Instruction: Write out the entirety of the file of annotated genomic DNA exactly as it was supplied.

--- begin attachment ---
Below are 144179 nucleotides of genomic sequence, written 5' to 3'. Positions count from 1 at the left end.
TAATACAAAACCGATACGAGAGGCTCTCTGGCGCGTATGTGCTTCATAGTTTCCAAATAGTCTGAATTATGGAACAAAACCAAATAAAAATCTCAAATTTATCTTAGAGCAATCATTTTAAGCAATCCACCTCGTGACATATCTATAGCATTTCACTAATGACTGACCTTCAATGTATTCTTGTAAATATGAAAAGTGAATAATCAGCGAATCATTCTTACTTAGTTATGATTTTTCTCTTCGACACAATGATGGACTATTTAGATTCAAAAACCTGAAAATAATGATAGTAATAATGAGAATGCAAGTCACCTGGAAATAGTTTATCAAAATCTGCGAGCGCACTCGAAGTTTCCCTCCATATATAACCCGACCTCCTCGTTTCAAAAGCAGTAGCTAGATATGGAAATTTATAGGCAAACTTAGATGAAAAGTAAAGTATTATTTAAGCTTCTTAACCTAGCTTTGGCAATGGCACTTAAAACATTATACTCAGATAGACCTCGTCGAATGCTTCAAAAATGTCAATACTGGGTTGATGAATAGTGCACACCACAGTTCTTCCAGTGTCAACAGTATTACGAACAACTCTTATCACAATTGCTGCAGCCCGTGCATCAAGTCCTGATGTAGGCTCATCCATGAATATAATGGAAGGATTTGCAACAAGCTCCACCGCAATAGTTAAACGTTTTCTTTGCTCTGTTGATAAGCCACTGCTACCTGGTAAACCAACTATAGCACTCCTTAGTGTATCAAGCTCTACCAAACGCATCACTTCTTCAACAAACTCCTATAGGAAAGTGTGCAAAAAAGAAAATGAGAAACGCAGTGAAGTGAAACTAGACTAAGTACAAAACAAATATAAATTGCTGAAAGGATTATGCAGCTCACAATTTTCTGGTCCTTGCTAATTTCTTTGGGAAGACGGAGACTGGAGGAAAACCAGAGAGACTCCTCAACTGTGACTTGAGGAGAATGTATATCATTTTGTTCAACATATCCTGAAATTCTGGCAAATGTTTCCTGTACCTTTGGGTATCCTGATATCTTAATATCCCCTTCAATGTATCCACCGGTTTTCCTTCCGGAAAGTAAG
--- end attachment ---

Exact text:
Below are 144179 nucleotides of genomic sequence, written 5' to 3'. Positions count from 1 at the left end.
TAATACAAAACCGATACGAGAGGCTCTCTGGCGCGTATGTGCTTCATAGTTTCCAAATAGTCTGAATTATGGAACAAAACCAAATAAAAATCTCAAATTTATCTTAGAGCAATCATTTTAAGCAATCCACCTCGTGACATATCTATAGCATTTCACTAATGACTGACCTTCAATGTATTCTTGTAAATATGAAAAGTGAATAATCAGCGAATCATTCTTACTTAGTTATGATTTTTCTCTTCGACACAATGATGGACTATTTAGATTCAAAAACCTGAAAATAATGATAGTAATAATGAGAATGCAAGTCACCTGGAAATAGTTTATCAAAATCTGCGAGCGCACTCGAAGTTTCCCTCCATATATAACCCGACCTCCTCGTTTCAAAAGCAGTAGCTAGATATGGAAATTTATAGGCAAACTTAGATGAAAAGTAAAGTATTATTTAAGCTTCTTAACCTAGCTTTGGCAATGGCACTTAAAACATTATACTCAGATAGACCTCGTCGAATGCTTCAAAAATGTCAATACTGGGTTGATGAATAGTGCACACCACAGTTCTTCCAGTGTCAACAGTATTACGAACAACTCTTATCACAATTGCTGCAGCCCGTGCATCAAGTCCTGATGTAGGCTCATCCATGAATATAATGGAAGGATTTGCAACAAGCTCCACCGCAATAGTTAAACGTTTTCTTTGCTCTGTTGATAAGCCACTGCTACCTGGTAAACCAACTATAGCACTCCTTAGTGTATCAAGCTCTACCAAACGCATCACTTCTTCAACAAACTCCTATAGGAAAGTGTGCAAAAAAGAAAATGAGAAACGCAGTGAAGTGAAACTAGACTAAGTACAAAACAAATATAAATTGCTGAAAGGATTATGCAGCTCACAATTTTCTGGTCCTTGCTAATTTCTTTGGGAAGACGGAGACTGGAGGAAAACCAGAGAGACTCCTCAACTGTGACTTGAGGAGAATGTATATCATTTTGTTCAACATATCCTGAAATTCTGGCAAATGTTTCCTGTACCTTTGGGTATCCTGATATCTTAATATCCCCTTCAATGTATCCACCGGTTTTCCTTCCGGAAAGTAAG